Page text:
33, 000 miles on the odometer. We had driven 1000 of those miles in a week’s trek through Illinois, Indiana, and Michigan. In a powder blue Crown Victoria with a trunk large enough to transport Jimmy Hoffa’s body as well as our minimal luggage.

It was the annual obligation vacation to visit family and friends in the Midwest, an adventure that we’d subtitled an odd-I-see.

For example, we saw straight-lined wisps of cloud replicate the pattern of a child’s sunrise drawing, that is clouds as sun rays expanded across the entire light blue bowl from a big puffy one on the horizon. Amazing, revelatory, cherished.

We visited with three 93-year-olds, hoping to live as robustly and well-loved as them. Hoping that someone, anyone, would return the favor of a visit to us in southern California among the entire lot we visited. Those who have visited us in our home have become our closer friends because of the reciprocity.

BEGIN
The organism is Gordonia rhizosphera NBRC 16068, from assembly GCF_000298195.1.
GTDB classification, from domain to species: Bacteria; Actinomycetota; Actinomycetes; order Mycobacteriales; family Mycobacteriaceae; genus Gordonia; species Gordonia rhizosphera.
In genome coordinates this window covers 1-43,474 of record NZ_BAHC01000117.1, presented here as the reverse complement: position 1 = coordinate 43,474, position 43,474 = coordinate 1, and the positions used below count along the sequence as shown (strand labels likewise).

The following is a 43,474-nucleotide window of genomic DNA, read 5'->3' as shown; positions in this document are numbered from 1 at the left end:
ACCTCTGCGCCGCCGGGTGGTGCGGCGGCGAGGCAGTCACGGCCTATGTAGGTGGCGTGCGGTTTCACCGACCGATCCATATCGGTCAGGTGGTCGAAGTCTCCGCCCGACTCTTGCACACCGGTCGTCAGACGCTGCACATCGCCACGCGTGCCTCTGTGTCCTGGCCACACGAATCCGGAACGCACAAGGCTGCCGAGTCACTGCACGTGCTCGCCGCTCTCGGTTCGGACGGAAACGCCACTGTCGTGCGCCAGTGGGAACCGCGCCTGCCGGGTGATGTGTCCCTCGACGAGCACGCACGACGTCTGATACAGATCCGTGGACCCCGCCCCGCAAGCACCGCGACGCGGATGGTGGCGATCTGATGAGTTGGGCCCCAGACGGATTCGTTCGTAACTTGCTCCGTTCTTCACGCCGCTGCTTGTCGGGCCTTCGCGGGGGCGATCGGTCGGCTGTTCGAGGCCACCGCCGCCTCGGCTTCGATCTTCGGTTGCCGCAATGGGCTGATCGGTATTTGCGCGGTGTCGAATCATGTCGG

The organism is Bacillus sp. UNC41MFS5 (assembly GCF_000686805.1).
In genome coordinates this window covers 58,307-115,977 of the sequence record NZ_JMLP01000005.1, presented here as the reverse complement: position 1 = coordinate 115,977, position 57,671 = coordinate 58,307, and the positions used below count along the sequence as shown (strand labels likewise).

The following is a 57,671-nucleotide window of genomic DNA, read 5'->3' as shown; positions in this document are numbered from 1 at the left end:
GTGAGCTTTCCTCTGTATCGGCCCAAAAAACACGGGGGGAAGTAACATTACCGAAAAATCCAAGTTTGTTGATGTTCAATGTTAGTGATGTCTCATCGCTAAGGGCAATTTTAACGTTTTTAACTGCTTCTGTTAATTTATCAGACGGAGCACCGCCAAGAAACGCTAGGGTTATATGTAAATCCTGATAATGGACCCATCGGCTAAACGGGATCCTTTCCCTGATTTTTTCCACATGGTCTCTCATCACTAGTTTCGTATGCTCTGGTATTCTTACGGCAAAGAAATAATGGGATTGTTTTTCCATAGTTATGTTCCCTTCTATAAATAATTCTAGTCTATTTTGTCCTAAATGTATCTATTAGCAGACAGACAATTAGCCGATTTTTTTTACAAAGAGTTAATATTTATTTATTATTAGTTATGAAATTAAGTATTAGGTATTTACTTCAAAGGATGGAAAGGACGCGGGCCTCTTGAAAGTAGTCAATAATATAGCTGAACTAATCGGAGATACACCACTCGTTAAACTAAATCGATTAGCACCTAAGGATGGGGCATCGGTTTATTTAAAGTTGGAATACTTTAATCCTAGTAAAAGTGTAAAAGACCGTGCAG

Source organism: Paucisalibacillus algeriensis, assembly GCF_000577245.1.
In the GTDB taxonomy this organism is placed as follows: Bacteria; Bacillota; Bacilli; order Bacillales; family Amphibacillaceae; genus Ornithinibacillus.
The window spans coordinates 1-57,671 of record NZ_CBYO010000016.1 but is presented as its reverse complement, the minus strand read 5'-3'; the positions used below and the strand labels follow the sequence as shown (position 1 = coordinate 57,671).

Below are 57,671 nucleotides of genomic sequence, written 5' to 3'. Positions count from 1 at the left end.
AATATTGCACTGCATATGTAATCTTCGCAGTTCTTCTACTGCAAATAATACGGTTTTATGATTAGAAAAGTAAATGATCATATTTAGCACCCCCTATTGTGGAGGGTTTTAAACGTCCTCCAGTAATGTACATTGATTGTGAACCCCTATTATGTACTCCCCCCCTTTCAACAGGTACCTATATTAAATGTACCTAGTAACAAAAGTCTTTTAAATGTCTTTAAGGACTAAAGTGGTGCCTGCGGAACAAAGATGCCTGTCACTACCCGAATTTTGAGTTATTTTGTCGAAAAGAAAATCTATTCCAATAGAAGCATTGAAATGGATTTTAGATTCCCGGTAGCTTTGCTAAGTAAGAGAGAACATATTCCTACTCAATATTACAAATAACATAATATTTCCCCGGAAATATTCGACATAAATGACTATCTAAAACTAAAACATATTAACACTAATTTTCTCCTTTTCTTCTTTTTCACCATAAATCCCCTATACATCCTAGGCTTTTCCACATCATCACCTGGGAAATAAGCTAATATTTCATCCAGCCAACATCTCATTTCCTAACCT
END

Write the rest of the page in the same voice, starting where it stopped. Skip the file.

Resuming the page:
While we are pleased to visit our friends and family thus, the lengthy drives, multiple visit sites, and entertainment expectations exhausted our spirits. The physical and psychological energies of our minds, bodies, and souls were depleted by the time we arrived at our final resting place before we returned home: a Holiday Inn. It was the best mattress and pillow combination of the week, professed my former traveling salesman husband – despite the fact that we were using his final frequent stayer points. (note to readers: Larry has been retired 7 years…he had thousands and thousands of hotel points)

The name of the lakeside town was South Haven, Michigan. My husband recalled fishing there with his parents when he was a boy.

My tongue wasn’t tangled, I think, when I called the town Safe Harbor.

We’ve been back home in California for a month now. In our home with its own body of water, our pool. I call this place Safe Harbor everyday.

Safe Harbor